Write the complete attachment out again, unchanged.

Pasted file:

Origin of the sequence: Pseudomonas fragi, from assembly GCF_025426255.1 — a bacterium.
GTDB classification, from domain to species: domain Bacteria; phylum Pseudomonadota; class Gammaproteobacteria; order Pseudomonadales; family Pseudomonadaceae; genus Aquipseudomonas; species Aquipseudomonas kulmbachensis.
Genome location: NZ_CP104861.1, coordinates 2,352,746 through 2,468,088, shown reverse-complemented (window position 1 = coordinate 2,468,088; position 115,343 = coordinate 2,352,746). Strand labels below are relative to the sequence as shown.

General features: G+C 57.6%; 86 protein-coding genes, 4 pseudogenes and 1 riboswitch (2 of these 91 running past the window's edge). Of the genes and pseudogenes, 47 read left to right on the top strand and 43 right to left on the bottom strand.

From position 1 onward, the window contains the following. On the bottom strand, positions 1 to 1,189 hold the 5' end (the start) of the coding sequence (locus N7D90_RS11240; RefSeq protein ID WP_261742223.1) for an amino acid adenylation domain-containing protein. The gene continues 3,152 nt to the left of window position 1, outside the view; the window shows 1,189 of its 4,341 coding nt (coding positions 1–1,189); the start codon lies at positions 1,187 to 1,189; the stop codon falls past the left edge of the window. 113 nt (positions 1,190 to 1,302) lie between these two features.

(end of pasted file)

Origin of the sequence: Pseudomonas fragi, from assembly GCF_025426255.1 — a bacterium.
GTDB classification, from domain to species: domain Bacteria; phylum Pseudomonadota; class Gammaproteobacteria; order Pseudomonadales; family Pseudomonadaceae; genus Aquipseudomonas; species Aquipseudomonas kulmbachensis.
Genome location: NZ_CP104861.1, coordinates 2,352,746 through 2,468,088, shown reverse-complemented (window position 1 = coordinate 2,468,088; position 115,343 = coordinate 2,352,746). Strand labels below are relative to the sequence as shown.

General features: G+C 57.6%; 86 protein-coding genes, 4 pseudogenes and 1 riboswitch (2 of these 91 running past the window's edge). Of the genes and pseudogenes, 47 read left to right on the top strand and 43 right to left on the bottom strand.

From position 1 onward, the window contains the following. On the bottom strand, positions 1 to 1,189 hold the 5' end (the start) of the coding sequence (locus N7D90_RS11240; RefSeq protein ID WP_261742223.1) for an amino acid adenylation domain-containing protein. The gene continues 3,152 nt to the left of window position 1, outside the view; the window shows 1,189 of its 4,341 coding nt (coding positions 1–1,189); the start codon lies at positions 1,187 to 1,189; the stop codon falls past the left edge of the window. 113 nt (positions 1,190 to 1,302) lie between these two features.